Friday, March 29, 2013

NPR - What's It Like To Have A Psychotic Episode?


This was Part 2 of the TED Radio Hour episode The Unquiet Mind from last weekend. In this TED Talk she speaks about her experience with schizophrenia and recovery. She is pro-psychopharmacology, which may be a trigger for some followers of this blog. In her case the medications seem to be helping her live an essentially normal life.

Moreover, she is a mental health law scholar and writer, she speaks for the rights of mentally ill people - she works to protect the rights and dignity of the mentally ill.

Her autobiography is The Center Cannot Hold: My Journey Through Madness (2007).

What's It Like To Have A Psychotic Episode?


by NPR/TED STAFF
February 06, 2013 

Listen to the Story 

TED Radio Hour
13 min 22 sec

Part 2 of the TED Radio Hour episode The Unquiet Mind.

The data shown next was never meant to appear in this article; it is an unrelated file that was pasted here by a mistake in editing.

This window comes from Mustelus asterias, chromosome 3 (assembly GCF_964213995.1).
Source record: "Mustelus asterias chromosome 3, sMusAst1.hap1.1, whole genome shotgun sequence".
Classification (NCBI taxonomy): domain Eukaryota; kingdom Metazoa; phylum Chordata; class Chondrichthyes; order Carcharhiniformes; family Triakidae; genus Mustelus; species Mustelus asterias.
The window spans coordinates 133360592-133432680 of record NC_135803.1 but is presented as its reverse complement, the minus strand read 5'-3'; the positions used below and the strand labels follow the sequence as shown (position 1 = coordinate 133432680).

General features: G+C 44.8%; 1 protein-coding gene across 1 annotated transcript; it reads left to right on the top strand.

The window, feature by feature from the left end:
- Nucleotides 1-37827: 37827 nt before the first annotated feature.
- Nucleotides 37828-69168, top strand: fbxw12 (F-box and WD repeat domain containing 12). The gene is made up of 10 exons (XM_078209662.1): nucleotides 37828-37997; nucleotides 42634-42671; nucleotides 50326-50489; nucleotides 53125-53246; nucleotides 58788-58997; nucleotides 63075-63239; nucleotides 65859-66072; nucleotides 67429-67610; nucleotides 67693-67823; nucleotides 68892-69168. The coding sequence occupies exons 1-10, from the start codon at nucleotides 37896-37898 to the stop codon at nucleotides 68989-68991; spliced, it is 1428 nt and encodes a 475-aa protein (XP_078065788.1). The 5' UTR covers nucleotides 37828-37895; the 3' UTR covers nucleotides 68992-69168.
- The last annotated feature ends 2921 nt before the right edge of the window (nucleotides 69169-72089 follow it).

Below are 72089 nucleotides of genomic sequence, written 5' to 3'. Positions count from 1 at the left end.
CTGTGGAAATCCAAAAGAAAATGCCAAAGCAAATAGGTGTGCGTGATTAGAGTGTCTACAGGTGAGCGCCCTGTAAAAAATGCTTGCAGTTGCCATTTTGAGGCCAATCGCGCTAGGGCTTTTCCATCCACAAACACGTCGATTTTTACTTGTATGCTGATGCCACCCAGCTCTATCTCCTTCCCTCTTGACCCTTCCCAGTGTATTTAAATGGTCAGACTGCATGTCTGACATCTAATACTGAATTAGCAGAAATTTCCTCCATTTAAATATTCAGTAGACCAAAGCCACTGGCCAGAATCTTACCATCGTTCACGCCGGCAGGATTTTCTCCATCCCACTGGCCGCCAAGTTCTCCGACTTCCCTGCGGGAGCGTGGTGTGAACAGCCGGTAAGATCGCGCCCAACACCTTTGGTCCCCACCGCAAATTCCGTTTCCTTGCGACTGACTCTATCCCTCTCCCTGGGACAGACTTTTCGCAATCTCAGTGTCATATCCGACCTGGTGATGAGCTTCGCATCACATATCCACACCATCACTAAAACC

About Elyn Saks' TED Talk

"Is it OK if I totally trash your office?" It's a question Elyn Saks once asked her doctor, and it wasn't a joke. A legal scholar, Saks came forward in 2007 with her own story of schizophrenia, controlled by drugs and therapy but ever-present. In this powerful talk, she asks us to see people with mental illness clearly, honestly and compassionately.
“I used to say, 'I don't want to use a crutch.' I now say, 'If my foot were broken, I'd use a crutch — aren't my neurotransmitters entitled to as gentle treatment as a broken foot?' - Elyn Saks

About Elyn Saks

Saks asks bold questions about how society treats people with mental illness. As a mental health law scholar and writer, she speaks for the rights of mentally ill people. It's a gray area: Too often, society's first impulse is to make decisions on their behalf. But it's a slippery slope from in loco parentis to a denial of basic human rights. Saks has brilliantly argued for more autonomy — and in many cases, for a restoration of basic human dignity.

In 2007, deep into her career, she dropped a bombshell — her autobiography, The Center Cannot Hold. In it, she reveals the depth of her own schizophrenia, now controlled by drugs and therapy. Clear-eyed and honest about her own condition, the book lent her new ammunition in the quest to protect the rights and dignity of the mentally ill.
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